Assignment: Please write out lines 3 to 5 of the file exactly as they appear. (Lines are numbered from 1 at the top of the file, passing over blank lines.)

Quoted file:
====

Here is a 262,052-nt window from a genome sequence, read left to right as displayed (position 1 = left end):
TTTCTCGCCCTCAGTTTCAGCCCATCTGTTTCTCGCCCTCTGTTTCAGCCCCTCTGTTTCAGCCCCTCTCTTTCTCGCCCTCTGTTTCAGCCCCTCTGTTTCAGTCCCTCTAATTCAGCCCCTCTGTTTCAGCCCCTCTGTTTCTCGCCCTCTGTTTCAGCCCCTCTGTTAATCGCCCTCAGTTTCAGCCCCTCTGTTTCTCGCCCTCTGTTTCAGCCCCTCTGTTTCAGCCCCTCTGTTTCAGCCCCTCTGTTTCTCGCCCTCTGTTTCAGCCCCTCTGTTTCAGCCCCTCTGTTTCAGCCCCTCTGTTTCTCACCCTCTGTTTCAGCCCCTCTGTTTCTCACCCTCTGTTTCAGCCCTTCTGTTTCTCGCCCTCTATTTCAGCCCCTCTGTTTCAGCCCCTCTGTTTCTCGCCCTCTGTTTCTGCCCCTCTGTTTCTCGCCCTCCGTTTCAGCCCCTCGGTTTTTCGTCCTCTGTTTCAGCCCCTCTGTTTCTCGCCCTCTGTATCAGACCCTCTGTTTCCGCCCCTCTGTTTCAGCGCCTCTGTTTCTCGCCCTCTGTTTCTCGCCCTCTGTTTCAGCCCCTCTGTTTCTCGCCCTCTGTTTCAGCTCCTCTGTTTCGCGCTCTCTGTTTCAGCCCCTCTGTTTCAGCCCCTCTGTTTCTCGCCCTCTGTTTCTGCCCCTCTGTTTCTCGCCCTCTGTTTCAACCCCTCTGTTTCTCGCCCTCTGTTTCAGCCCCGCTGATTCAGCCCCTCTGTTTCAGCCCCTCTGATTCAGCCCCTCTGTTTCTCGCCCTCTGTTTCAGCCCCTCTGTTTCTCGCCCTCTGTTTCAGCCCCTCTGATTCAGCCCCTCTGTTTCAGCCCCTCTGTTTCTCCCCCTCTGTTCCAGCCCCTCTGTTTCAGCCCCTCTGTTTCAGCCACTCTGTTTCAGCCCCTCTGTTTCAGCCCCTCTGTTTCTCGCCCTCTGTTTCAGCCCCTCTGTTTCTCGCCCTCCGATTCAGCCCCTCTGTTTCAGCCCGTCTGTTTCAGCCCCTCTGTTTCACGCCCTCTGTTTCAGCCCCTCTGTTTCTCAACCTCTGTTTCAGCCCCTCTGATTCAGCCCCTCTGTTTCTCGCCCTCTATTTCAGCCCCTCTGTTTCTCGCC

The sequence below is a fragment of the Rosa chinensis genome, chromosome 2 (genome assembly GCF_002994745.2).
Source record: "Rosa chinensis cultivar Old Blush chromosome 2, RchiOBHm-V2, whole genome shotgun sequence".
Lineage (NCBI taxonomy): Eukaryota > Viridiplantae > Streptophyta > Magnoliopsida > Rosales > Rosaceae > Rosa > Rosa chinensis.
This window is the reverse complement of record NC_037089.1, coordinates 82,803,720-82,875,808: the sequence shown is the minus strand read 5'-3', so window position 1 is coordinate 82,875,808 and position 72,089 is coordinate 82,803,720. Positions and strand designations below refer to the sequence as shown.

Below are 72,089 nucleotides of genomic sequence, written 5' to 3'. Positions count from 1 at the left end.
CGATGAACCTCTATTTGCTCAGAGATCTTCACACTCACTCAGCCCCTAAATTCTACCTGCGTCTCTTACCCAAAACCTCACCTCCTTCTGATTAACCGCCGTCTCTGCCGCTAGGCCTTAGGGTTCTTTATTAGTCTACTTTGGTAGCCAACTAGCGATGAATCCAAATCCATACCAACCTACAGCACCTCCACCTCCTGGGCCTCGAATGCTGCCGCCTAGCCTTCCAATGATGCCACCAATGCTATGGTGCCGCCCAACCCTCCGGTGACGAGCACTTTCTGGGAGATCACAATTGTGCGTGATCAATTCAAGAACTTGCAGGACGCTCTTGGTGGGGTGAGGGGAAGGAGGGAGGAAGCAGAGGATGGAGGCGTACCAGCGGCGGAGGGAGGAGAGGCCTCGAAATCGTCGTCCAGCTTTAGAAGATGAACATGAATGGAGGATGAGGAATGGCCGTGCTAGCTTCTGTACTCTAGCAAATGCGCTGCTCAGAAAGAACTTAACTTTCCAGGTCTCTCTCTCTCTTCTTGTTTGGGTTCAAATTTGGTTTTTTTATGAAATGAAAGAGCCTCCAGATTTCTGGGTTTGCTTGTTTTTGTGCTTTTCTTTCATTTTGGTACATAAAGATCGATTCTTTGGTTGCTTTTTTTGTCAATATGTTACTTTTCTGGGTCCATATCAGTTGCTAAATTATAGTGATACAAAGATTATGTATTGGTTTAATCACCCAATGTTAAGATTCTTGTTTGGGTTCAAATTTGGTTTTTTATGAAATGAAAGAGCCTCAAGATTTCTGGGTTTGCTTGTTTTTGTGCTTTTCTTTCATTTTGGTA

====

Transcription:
The sequence below is a fragment of the Rosa chinensis genome, chromosome 2 (genome assembly GCF_002994745.2).
Source record: "Rosa chinensis cultivar Old Blush chromosome 2, RchiOBHm-V2, whole genome shotgun sequence".
Lineage (NCBI taxonomy): Eukaryota > Viridiplantae > Streptophyta > Magnoliopsida > Rosales > Rosaceae > Rosa > Rosa chinensis.